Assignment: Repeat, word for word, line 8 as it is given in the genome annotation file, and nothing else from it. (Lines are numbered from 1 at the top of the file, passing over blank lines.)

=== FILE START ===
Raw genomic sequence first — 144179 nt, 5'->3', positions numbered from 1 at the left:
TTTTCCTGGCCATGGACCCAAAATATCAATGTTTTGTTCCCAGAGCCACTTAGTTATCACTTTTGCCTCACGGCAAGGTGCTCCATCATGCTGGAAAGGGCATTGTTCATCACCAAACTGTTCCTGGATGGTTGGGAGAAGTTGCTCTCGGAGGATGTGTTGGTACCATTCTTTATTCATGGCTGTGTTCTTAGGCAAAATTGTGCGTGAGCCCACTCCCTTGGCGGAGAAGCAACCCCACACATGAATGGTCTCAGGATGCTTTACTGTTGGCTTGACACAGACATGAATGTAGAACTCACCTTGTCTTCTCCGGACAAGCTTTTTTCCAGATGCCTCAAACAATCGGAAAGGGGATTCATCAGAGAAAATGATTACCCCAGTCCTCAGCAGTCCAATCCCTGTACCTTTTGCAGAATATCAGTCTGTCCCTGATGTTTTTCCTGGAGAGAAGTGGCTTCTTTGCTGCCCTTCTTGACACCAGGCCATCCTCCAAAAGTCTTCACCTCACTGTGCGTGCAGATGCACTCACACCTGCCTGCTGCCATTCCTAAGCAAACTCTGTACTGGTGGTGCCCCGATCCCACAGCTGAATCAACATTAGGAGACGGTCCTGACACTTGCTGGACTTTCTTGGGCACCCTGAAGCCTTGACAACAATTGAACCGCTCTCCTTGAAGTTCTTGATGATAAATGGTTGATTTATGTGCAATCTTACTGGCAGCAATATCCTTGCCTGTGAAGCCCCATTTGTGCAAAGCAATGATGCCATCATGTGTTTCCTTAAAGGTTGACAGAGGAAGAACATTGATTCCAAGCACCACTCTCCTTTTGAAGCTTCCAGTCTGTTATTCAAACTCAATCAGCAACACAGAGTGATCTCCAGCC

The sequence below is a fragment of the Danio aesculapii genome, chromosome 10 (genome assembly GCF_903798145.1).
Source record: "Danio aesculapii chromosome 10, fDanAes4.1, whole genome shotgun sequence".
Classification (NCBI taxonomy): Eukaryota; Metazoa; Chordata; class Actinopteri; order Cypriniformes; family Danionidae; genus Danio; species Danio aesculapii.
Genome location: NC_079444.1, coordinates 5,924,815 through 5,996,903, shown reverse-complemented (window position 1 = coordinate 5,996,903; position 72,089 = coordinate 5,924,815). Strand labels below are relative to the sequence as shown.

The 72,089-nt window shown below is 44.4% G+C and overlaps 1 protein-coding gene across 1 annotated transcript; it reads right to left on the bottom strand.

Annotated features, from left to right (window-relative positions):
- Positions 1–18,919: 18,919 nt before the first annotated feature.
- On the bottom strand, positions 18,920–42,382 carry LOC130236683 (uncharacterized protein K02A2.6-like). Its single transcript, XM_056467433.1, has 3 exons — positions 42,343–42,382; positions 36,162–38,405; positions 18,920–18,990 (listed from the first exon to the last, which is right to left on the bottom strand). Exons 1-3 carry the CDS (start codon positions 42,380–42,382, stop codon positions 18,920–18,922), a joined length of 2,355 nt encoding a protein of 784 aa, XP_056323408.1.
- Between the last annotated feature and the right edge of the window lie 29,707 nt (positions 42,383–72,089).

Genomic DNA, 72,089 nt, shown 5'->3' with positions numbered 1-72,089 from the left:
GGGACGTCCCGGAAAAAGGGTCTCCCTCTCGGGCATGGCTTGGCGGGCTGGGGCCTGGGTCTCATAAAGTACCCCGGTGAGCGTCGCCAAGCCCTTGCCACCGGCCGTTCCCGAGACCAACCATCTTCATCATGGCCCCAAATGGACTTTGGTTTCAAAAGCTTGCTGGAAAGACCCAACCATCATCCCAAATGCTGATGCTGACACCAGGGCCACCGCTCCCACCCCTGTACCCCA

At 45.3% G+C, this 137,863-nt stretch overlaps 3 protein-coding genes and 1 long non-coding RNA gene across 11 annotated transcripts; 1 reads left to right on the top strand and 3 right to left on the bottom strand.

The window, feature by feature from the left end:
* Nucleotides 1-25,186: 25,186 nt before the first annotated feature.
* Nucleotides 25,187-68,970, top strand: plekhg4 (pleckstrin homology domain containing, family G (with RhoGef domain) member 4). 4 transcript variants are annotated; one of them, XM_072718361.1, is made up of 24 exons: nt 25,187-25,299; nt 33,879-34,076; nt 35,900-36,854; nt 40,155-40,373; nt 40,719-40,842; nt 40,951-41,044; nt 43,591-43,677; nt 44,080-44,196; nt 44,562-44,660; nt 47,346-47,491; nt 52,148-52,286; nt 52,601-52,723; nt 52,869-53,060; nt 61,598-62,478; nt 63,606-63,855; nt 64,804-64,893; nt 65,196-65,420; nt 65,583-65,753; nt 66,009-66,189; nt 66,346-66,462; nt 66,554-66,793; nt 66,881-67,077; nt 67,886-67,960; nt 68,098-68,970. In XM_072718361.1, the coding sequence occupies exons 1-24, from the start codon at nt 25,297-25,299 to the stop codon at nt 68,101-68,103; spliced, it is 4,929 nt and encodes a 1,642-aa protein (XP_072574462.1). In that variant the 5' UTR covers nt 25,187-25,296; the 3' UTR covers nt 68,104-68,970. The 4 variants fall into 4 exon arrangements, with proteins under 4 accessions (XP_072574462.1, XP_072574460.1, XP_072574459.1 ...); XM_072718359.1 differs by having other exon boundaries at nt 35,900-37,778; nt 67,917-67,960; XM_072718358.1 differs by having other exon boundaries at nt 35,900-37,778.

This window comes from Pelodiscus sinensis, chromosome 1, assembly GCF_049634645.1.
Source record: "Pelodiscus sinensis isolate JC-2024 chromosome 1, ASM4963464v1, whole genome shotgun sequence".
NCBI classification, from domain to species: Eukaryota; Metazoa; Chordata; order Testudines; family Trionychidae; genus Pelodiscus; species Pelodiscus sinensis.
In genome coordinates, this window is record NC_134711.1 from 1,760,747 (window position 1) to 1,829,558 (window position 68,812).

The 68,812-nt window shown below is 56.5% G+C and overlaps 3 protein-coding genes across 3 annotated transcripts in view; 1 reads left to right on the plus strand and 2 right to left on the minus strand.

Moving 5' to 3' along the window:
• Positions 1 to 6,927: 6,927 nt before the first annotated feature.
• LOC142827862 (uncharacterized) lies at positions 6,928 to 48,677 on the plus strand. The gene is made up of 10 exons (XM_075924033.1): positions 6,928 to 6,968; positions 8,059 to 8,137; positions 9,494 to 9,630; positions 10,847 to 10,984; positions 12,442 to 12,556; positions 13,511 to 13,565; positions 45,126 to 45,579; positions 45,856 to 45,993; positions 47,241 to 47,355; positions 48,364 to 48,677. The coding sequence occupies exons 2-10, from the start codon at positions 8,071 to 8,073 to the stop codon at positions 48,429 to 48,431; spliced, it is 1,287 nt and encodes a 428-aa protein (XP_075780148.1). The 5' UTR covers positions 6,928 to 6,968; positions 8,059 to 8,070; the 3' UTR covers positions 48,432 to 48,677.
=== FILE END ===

Annotated features, from left to right (window-relative positions):